Eric Walker, 56, has been locked in a bitter dispute with Camelot after claiming he'd won the jackpot on a Â£3 Pharaoh's Fortune scratchcard.
But the firm has said the won't be paying out on the card, bought at a local corner shop in Arbourthorne, after its said that letters on the card had been altered.
Camelot refuted Mr Walker's claim that the altered card was a result of a misprint after launching an investigation into the issue.
A spokesmanÂ said: "Based on the photo we were sent we were able to reconstruct the scratchcard in our system.
"We can confirm that an F has been altered to appear as an E and is therefore not a winning Scratchcard."
Yesterday we revealed how Mr Walker, a dad-of-four and who buys six scratchcardsÂ a day hadÂ claimed the big-money win after matching three symbols on the card.
But lottery organisers Camelot refused to pay up saying that a letter F had been altered to look like an E.
Mr Walker said it was the result of a misprint and insisted: "I'm no cheat."
He added:Â 'I've matched the three symbols like the card says and I've won. They are saying it's not a winner and we've cheated.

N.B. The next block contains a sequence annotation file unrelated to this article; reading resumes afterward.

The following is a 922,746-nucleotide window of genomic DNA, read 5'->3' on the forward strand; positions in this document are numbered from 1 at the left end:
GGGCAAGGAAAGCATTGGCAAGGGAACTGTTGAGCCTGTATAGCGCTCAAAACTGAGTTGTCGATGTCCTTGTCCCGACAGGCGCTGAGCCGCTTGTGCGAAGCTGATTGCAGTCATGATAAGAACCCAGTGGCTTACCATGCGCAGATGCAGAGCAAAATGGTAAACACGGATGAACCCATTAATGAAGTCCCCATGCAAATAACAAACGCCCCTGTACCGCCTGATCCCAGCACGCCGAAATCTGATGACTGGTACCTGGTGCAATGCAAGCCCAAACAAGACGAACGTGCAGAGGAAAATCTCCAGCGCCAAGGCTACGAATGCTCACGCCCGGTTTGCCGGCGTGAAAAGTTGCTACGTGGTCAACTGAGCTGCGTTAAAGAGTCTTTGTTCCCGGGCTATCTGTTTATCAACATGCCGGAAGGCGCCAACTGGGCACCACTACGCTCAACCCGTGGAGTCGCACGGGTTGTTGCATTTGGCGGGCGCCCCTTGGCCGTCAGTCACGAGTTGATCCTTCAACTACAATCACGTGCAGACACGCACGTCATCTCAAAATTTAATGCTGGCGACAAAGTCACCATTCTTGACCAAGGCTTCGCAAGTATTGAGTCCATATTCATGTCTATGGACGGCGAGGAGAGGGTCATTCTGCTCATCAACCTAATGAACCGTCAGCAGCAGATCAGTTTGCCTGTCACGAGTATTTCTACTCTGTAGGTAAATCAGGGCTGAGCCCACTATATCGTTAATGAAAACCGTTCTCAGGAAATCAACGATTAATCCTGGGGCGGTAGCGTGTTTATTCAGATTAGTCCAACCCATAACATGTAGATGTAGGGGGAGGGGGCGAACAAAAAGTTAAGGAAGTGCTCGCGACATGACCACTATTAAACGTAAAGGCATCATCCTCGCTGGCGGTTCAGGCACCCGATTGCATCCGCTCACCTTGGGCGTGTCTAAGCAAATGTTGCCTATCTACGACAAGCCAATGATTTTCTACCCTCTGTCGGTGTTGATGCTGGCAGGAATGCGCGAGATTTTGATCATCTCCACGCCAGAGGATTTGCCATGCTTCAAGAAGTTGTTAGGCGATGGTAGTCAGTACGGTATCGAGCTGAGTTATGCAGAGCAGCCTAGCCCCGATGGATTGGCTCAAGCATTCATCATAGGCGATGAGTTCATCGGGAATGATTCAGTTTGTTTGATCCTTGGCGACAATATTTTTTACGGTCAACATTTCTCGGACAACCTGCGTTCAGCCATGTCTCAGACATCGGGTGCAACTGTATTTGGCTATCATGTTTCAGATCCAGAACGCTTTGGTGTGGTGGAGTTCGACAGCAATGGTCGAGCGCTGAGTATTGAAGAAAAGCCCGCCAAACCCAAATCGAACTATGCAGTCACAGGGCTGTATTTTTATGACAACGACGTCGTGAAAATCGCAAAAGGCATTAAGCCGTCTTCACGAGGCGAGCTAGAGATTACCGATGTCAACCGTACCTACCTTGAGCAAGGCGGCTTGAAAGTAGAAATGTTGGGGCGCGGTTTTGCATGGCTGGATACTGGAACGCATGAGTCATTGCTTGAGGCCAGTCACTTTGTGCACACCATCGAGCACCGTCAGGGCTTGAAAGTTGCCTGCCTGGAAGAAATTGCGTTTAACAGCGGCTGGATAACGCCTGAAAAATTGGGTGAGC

'I'm not prepared to let this go. We're being swindled out of Â£200,000 by Camelot.'
Mr Walker says the money would be "life-changing" for him and his partnerÂ Amanda Emmadi, 37
The game offers five top prizes of Â£200,000 by giving sixteen co-ordinates which are used to scratch off squares on a grid in the hope of matching three pharaoh symbols.
Mr Walker,Â who has children aged between 14 months and nine-years-old, said the money would beÂ "life-changing" for him and his partner.
He added: "In my eyes, I've won Â£200,000 and I'm being cheated out of the money.
"They're trying to tell me that an F has been changed to an E but I bought the ticket and scratched it myself."
He added: "I haven't doctored it, I'm not trying to cheat.
"If it's a misprint then that's their fault and they should still pay out, it's nothing to do with me.
"I'm going to keep the pressure on Camelot to sort this out, I'm not willing to let it go."
'They want to inspect the ticket but I'm not letting it out of my sight. It's a winner and I'm hanging onto it.'